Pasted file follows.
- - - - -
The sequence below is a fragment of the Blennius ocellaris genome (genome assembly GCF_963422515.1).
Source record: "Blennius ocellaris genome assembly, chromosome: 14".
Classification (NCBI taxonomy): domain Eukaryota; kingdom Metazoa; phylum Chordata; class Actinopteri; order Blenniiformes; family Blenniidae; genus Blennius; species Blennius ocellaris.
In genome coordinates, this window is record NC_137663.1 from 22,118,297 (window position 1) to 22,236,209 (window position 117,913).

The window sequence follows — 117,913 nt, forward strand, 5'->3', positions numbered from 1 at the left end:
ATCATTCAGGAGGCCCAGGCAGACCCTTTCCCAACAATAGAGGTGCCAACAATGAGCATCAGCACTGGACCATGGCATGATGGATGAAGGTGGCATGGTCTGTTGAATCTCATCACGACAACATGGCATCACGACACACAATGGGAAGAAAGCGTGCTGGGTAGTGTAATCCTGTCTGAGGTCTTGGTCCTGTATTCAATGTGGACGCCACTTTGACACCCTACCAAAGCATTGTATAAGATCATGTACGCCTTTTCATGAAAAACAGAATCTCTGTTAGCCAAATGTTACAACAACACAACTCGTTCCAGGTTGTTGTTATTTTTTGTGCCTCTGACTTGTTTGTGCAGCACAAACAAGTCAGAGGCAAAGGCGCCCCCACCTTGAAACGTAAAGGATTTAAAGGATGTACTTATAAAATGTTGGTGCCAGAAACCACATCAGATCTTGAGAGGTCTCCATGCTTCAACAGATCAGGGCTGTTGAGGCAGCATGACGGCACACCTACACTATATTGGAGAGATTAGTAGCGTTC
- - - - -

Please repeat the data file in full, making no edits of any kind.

The sequence below is a fragment of the Blennius ocellaris genome (genome assembly GCF_963422515.1).
Source record: "Blennius ocellaris genome assembly, chromosome: 14".
Classification (NCBI taxonomy): domain Eukaryota; kingdom Metazoa; phylum Chordata; class Actinopteri; order Blenniiformes; family Blenniidae; genus Blennius; species Blennius ocellaris.
In genome coordinates, this window is record NC_137663.1 from 22,118,297 (window position 1) to 22,236,209 (window position 117,913).

The window sequence follows — 117,913 nt, forward strand, 5'->3', positions numbered from 1 at the left end:
ATCATTCAGGAGGCCCAGGCAGACCCTTTCCCAACAATAGAGGTGCCAACAATGAGCATCAGCACTGGACCATGGCATGATGGATGAAGGTGGCATGGTCTGTTGAATCTCATCACGACAACATGGCATCACGACACACAATGGGAAGAAAGCGTGCTGGGTAGTGTAATCCTGTCTGAGGTCTTGGTCCTGTATTCAATGTGGACGCCACTTTGACACCCTACCAAAGCATTGTATAAGATCATGTACGCCTTTTCATGAAAAACAGAATCTCTGTTAGCCAAATGTTACAACAACACAACTCGTTCCAGGTTGTTGTTATTTTTTGTGCCTCTGACTTGTTTGTGCAGCACAAACAAGTCAGAGGCAAAGGCGCCCCCACCTTGAAACGTAAAGGATTTAAAGGATGTACTTATAAAATGTTGGTGCCAGAAACCACATCAGATCTTGAGAGGTCTCCATGCTTCAACAGATCAGGGCTGTTGAGGCAGCATGACGGCACACCTACACTATATTGGAGAGATTAGTAGCGTTC